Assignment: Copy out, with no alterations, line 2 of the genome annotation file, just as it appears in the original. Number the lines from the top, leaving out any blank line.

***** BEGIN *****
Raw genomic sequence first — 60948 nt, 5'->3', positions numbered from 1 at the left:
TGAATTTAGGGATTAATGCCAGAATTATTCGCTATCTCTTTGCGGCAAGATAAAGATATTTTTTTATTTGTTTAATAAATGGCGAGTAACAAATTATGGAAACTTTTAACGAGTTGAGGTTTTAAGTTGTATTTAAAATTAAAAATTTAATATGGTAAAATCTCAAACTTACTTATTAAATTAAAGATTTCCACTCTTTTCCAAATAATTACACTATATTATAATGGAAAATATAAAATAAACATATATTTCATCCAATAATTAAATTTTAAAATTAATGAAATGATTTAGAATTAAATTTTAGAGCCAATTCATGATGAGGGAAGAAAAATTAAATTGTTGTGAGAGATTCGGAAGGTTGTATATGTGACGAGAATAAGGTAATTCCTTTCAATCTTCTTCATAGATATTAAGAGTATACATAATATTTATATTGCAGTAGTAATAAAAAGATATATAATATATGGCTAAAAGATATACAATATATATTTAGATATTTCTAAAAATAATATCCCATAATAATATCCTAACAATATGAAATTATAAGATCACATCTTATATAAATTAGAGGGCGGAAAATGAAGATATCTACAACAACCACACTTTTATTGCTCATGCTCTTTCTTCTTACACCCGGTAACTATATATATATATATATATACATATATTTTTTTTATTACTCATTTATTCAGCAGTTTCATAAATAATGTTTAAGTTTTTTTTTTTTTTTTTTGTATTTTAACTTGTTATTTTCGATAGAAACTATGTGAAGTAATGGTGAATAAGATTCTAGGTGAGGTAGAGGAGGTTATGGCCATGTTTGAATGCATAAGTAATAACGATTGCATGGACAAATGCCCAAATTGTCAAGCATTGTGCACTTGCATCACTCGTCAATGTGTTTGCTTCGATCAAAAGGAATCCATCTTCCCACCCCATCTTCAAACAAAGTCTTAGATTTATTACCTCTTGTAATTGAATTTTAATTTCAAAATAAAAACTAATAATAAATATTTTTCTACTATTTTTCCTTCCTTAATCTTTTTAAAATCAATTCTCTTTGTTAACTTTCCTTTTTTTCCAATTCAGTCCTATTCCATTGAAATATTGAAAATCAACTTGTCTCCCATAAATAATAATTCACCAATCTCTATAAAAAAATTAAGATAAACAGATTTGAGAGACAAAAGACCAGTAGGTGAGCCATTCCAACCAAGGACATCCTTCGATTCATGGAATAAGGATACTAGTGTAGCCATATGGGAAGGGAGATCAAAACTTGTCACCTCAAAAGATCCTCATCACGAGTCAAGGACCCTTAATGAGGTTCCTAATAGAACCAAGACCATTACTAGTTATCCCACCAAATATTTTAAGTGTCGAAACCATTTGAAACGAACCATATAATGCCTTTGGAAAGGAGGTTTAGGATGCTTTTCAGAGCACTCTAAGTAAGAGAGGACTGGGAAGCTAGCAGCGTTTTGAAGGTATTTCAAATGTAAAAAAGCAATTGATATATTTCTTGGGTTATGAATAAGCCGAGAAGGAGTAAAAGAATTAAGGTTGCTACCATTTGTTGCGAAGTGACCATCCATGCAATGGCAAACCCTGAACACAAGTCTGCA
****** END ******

TGAATTTAGGGATTAATGCCAGAATTATTCGCTATCTCTTTGCGGCAAGATAAAGATATTTTTTTATTTGTTTAATAAATGGCGAGTAACAAATTATGGAAACTTTTAACGAGTTGAGGTTTTAAGTTGTATTTAAAATTAAAAATTTAATATGGTAAAATCTCAAACTTACTTATTAAATTAAAGATTTCCACTCTTTTCCAAATAATTACACTATATTATAATGGAAAATATAAAATAAACATATATTTCATCCAATAATTAAATTTTAAAATTAATGAAATGATTTAGAATTAAATTTTAGAGCCAATTCATGATGAGGGAAGAAAAATTAAATTGTTGTGAGAGATTCGGAAGGTTGTATATGTGACGAGAATAAGGTAATTCCTTTCAATCTTCTTCATAGATATTAAGAGTATACATAATATTTATATTGCAGTAGTAATAAAAAGATATATAATATATGGCTAAAAGATATACAATATATATTTAGATATTTCTAAAAATAATATCCCATAATAATATCCTAACAATATGAAATTATAAGATCACATCTTATATAAATTAGAGGGCGGAAAATGAAGATATCTACAACAACCACACTTTTATTGCTCATGCTCTTTCTTCTTACACCCGGTAACTATATATATATATATATATACATATATTTTTTTTATTACTCATTTATTCAGCAGTTTCATAAATAATGTTTAAGTTTTTTTTTTTTTTTTTTGTATTTTAACTTGTTATTTTCGATAGAAACTATGTGAAGTAATGGTGAATAAGATTCTAGGTGAGGTAGAGGAGGTTATGGCCATGTTTGAATGCATAAGTAATAACGATTGCATGGACAAATGCCCAAATTGTCAAGCATTGTGCACTTGCATCACTCGTCAATGTGTTTGCTTCGATCAAAAGGAATCCATCTTCCCACCCCATCTTCAAACAAAGTCTTAGATTTATTACCTCTTGTAATTGAATTTTAATTTCAAAATAAAAACTAATAATAAATATTTTTCTACTATTTTTCCTTCCTTAATCTTTTTAAAATCAATTCTCTTTGTTAACTTTCCTTTTTTTCCAATTCAGTCCTATTCCATTGAAATATTGAAAATCAACTTGTCTCCCATAAATAATAATTCACCAATCTCTATAAAAAAATTAAGATAAACAGATTTGAGAGACAAAAGACCAGTAGGTGAGCCATTCCAACCAAGGACATCCTTCGATTCATGGAATAAGGATACTAGTGTAGCCATATGGGAAGGGAGATCAAAACTTGTCACCTCAAAAGATCCTCATCACGAGTCAAGGACCCTTAATGAGGTTCCTAATAGAACCAAGACCATTACTAGTTATCCCACCAAATATTTTAAGTGTCGAAACCATTTGAAACGAACCATATAATGCCTTTGGAAAGGAGGTTTAGGATGCTTTTCAGAGCACTCTAAGTAAGAGAGGACTGGGAAGCTAGCAGCGTTTTGAAGGTATTTCAAATGTAAAAAAGCAATTGATATATTTCTTGGGTTATGAATAAGCCGAGAAGGAGTAAAAGAATTAAGGTTGCTACCATTTGTTGCGAAGTGACCATCCATGCAATGGCAAACCCTGAACACAAGTCTGCA